Full 9th Circuit won’t block challenge to Ariz. school tax credit

Monday, October 26, 2009

PHOENIX — School-choice supporters of a groundbreaking program providing tax breaks for donations for private school scholarships has been dealt another setback as a federal appeals court let stand a ruling that revives a constitutional challenge.

According to an order released Oct. 21 in Winn v. Garriott, a majority of participating 9th U.S. Circuit Court of Appeals judges declined to have the full court review a ruling from earlier this year. In April, a three-judge panel ruled unanimously that the decade-old and first-in-the-nation program could be unconstitutional by favoring religion.

A dissent listed eight judges voting to have an “en banc” review, but the order did not specify how many judges were in the majority. Nor did the court clerk’s office return a call in time for this story for comment on how many of the court’s 27 active judges voted.

The 1997 state law provides dollar-for-dollar income tax breaks for donations to school tuition organizations.

Supporters of the law contend it gives Arizona students a wide range of education options. Challengers argue that the law has had the practical effect of channeling a disproportionate amount of donations to sectarian scholarship groups, which funnel grants to students attending religious schools.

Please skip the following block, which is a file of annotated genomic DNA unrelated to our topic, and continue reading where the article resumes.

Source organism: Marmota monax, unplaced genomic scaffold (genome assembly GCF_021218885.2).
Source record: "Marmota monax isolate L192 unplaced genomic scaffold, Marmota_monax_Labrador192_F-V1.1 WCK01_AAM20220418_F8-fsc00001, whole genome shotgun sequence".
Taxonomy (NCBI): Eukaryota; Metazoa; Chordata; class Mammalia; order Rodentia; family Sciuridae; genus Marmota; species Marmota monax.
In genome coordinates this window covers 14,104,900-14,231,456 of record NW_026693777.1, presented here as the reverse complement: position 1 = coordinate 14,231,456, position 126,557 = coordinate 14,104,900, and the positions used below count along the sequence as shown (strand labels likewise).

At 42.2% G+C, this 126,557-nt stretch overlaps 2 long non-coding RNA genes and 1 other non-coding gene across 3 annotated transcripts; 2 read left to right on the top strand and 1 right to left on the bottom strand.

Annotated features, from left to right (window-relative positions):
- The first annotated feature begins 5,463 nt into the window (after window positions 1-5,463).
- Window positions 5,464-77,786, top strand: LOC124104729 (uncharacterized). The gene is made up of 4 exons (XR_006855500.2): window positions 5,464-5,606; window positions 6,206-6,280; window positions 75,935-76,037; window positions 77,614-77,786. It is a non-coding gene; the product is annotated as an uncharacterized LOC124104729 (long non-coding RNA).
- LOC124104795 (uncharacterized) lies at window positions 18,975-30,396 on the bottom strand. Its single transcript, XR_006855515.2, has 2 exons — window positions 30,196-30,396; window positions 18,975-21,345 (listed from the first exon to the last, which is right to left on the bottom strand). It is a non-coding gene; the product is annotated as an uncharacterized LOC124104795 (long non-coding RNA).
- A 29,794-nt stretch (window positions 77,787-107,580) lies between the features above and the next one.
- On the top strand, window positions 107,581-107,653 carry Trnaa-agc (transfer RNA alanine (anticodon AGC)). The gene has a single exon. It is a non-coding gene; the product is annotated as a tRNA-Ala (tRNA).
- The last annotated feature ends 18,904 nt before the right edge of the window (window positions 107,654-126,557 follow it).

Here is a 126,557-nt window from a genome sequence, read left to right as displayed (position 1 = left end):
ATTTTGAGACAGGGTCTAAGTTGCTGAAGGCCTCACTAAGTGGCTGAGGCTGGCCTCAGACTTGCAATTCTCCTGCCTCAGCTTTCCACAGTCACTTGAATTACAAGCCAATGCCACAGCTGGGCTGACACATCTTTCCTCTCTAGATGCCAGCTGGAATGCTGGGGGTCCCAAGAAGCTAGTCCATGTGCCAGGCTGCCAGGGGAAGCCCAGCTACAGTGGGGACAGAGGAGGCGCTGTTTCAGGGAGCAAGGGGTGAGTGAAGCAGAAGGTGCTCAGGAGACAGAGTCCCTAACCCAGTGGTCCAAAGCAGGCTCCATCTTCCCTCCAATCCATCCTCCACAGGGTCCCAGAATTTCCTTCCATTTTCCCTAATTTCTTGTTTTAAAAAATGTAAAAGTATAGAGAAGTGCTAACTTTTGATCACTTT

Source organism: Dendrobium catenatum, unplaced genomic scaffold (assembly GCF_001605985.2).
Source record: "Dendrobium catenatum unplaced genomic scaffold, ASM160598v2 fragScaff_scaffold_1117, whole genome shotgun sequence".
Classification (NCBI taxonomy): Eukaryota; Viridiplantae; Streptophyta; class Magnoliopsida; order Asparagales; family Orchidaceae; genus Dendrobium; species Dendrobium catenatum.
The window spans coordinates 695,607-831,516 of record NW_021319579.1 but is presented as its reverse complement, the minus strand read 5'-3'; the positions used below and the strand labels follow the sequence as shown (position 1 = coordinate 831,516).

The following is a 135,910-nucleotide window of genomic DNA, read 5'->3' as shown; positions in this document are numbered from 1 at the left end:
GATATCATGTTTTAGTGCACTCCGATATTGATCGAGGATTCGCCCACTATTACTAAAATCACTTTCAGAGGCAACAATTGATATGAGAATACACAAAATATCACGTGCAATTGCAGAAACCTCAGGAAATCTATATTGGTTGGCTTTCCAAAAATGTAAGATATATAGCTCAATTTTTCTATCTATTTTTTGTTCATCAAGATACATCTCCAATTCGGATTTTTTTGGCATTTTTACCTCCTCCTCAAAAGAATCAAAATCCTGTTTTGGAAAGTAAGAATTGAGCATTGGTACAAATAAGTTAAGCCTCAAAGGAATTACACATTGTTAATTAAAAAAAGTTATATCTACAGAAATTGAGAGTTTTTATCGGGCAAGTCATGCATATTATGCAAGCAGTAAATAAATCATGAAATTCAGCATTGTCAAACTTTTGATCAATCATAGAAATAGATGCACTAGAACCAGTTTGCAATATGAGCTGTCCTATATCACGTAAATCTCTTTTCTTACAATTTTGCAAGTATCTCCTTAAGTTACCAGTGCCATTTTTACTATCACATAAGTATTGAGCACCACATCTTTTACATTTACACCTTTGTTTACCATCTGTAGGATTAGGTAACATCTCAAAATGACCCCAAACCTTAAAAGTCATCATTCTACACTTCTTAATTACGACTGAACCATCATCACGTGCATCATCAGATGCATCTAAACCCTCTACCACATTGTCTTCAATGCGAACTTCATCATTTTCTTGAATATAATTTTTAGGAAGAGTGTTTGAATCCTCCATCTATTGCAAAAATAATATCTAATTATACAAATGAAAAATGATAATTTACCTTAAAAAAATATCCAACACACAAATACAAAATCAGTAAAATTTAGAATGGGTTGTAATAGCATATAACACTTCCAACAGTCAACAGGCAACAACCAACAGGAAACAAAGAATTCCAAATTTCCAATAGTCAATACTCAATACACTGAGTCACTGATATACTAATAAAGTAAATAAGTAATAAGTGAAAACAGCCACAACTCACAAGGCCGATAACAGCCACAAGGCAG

The Arizona Supreme Court in 1999 upheld the constitutionality of the law. The current case concerns how it is being implemented.

As initial evidence indicates, according to the original three-judge panel’s concurrence with the majority order, the program has not provided a true choice on a “religious neutral basis” because most of the scholarship groups only provided aid for students to attend religious schools.

In dissent, Judge Diarmuid F. O’Scannlain, joined by seven colleagues, said the program did not steer aid to any religious school directly and that majority’s order “casts a pall” over similar programs in other states.

This case is “notable … for what it does not involve: state action advancing religion,” O’Scannlain wrote. “The government does not direct any aid to any religious school. Nor does the government encourage, promote, or otherwise incentivize private actors to direct aid to religious schools.”

At least seven states — Arizona, Florida, Georgia, Indiana, Iowa, Pennsylvania and Rhode Island — have tax-credit programs, either for individuals, corporations or both, according to research conducted by Arizona legislative staff.

A lawyer for supporters of the program, Tim Keller of the Institute for Justice, said the dissent “made a strong case for Supreme Court review.”

The three-judge panel’s April decision, which sent the case back to U.S. District Court in Phoenix for further proceedings, overturned a trial judge’s ruling to dismiss the case.

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